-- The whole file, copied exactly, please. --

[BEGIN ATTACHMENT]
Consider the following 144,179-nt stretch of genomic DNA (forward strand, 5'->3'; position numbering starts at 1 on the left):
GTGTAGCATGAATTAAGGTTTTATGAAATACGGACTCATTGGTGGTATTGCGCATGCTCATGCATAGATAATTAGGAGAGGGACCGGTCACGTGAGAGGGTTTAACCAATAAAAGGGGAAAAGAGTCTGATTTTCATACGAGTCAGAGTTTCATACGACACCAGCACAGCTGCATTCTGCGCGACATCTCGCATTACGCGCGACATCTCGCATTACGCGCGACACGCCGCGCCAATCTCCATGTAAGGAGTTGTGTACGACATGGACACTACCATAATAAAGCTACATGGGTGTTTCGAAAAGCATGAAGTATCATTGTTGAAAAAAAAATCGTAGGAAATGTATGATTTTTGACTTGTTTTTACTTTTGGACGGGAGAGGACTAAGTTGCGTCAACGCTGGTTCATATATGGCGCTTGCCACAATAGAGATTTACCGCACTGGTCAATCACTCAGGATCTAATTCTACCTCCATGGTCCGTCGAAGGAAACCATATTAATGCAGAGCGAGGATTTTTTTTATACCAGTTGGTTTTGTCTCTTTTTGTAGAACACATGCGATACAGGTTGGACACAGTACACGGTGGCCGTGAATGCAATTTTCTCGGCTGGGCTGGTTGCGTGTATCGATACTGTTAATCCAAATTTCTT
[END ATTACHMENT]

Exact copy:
Consider the following 144,179-nt stretch of genomic DNA (forward strand, 5'->3'; position numbering starts at 1 on the left):
GTGTAGCATGAATTAAGGTTTTATGAAATACGGACTCATTGGTGGTATTGCGCATGCTCATGCATAGATAATTAGGAGAGGGACCGGTCACGTGAGAGGGTTTAACCAATAAAAGGGGAAAAGAGTCTGATTTTCATACGAGTCAGAGTTTCATACGACACCAGCACAGCTGCATTCTGCGCGACATCTCGCATTACGCGCGACATCTCGCATTACGCGCGACACGCCGCGCCAATCTCCATGTAAGGAGTTGTGTACGACATGGACACTACCATAATAAAGCTACATGGGTGTTTCGAAAAGCATGAAGTATCATTGTTGAAAAAAAAATCGTAGGAAATGTATGATTTTTGACTTGTTTTTACTTTTGGACGGGAGAGGACTAAGTTGCGTCAACGCTGGTTCATATATGGCGCTTGCCACAATAGAGATTTACCGCACTGGTCAATCACTCAGGATCTAATTCTACCTCCATGGTCCGTCGAAGGAAACCATATTAATGCAGAGCGAGGATTTTTTTTATACCAGTTGGTTTTGTCTCTTTTTGTAGAACACATGCGATACAGGTTGGACACAGTACACGGTGGCCGTGAATGCAATTTTCTCGGCTGGGCTGGTTGCGTGTATCGATACTGTTAATCCAAATTTCTT